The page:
Average lifespan: 5 years
When to seeJanuary to December
AboutThe curlew is a very large, tall wader, about the same size as a female pheasant. Its haunting display call ('cur-lee') is unmistakable and can be heard from February through to July on its breeding grounds - wet grasslands, farmland, heath and moorlands. From July onwards, coastal numbers start to build up, peaking in January.
How to identifyCurlew are mottled brown and grey, with long, bluish legs and a long, downcurved bill that is pink underneath. It can be distinguished from the smaller whimbrel by the longer bill and plain head pattern. When they fly, curlew have a white wedge on the rump.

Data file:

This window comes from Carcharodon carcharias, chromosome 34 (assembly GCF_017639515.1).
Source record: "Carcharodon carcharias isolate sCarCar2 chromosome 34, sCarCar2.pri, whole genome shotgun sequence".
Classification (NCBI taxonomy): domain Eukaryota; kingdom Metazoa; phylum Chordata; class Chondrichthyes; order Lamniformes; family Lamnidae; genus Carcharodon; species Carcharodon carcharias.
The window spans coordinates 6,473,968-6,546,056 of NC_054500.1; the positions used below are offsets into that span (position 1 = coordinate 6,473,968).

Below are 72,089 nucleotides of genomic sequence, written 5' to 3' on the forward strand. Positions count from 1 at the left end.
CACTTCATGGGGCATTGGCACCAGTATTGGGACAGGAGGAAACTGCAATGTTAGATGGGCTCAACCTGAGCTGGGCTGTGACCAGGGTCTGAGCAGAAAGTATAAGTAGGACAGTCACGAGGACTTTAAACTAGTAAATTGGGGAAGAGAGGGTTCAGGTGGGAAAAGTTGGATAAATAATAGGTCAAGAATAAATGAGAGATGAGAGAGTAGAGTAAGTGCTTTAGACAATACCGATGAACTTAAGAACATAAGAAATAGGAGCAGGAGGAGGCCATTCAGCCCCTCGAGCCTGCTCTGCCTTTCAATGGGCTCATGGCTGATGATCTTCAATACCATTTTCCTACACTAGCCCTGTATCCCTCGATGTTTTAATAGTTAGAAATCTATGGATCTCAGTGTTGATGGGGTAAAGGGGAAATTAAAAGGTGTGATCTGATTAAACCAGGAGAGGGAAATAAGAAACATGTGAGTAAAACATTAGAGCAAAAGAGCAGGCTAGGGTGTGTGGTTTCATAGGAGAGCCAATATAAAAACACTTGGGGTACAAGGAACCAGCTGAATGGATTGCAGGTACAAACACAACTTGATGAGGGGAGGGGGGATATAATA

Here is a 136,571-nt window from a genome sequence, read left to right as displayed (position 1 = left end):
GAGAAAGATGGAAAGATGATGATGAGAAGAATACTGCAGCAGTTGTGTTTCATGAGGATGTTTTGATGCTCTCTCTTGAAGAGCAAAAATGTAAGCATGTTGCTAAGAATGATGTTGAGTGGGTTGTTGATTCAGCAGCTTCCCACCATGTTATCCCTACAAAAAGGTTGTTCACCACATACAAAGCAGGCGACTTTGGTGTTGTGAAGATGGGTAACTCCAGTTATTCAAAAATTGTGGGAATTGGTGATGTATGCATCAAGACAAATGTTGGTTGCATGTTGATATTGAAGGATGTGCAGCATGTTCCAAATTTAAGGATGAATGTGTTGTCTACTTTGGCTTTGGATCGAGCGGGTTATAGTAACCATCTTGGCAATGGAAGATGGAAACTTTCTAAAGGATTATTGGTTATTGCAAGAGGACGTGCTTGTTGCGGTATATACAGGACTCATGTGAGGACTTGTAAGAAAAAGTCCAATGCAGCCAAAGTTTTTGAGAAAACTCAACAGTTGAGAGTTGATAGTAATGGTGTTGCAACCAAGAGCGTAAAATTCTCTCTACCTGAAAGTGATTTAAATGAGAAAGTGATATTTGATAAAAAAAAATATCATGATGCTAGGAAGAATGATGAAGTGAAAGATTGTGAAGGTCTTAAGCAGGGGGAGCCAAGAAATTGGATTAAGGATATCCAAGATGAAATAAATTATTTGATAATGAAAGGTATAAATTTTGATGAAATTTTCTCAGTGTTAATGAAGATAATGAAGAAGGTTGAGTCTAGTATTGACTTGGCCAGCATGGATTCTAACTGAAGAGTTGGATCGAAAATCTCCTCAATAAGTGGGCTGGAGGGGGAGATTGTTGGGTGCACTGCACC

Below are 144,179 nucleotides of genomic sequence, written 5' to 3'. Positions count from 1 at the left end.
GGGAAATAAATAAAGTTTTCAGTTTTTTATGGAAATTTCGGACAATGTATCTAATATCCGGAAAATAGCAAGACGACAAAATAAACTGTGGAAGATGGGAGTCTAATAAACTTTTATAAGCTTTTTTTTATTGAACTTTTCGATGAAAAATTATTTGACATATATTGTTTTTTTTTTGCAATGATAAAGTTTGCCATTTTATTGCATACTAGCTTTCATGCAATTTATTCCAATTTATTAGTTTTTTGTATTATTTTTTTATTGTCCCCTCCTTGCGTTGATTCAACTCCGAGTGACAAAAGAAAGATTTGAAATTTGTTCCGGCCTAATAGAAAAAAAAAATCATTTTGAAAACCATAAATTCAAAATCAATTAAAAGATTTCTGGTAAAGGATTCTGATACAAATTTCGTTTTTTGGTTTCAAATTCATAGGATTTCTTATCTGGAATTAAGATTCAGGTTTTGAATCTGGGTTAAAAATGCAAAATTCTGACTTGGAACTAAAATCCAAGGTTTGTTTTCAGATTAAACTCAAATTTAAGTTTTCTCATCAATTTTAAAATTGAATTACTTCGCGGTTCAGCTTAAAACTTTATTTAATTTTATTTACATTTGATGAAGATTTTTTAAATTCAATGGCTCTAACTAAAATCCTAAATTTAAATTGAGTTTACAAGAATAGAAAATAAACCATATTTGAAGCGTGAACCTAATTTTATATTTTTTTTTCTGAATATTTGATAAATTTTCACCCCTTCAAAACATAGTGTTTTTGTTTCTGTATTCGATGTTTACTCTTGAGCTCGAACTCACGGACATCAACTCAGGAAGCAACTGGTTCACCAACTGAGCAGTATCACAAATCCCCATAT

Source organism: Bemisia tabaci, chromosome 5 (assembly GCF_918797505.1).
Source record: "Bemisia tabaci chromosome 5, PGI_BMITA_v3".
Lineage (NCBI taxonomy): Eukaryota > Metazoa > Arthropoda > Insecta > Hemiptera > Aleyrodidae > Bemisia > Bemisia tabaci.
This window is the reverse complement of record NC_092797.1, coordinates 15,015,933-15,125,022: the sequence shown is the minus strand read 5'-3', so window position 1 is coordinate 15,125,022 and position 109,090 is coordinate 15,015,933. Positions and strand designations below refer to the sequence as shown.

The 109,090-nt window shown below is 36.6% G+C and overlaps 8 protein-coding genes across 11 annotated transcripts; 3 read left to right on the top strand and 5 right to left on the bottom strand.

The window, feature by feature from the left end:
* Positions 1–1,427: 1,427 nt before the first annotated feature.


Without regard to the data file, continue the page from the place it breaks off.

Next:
In our area
Once common in Shropshire, Curlew numbers have declined by 77% in 20 years.
However, work is being done to try and reverse this decline by helping curlews when they nest, to give chicks a better chance of fledging and to influence conservation measures. This is being coordinated by Curlew Country, Shropshire Ornithological Society and volunteers involved with Wildlife Community Groups.
Why are they disappearing?
There are a number of reasons: habitat changes such as a loss of wet grassland and intensive farming have had an impact on curlews across the UK. But even in environment-friendly rural property, increasing numbers of predators are also impacting breeding success. Much work is being done to fence off nest sites, to reduce the chance of them being predated.
Recently, Curlew have been spotted at Wood Lane Nature Reserve.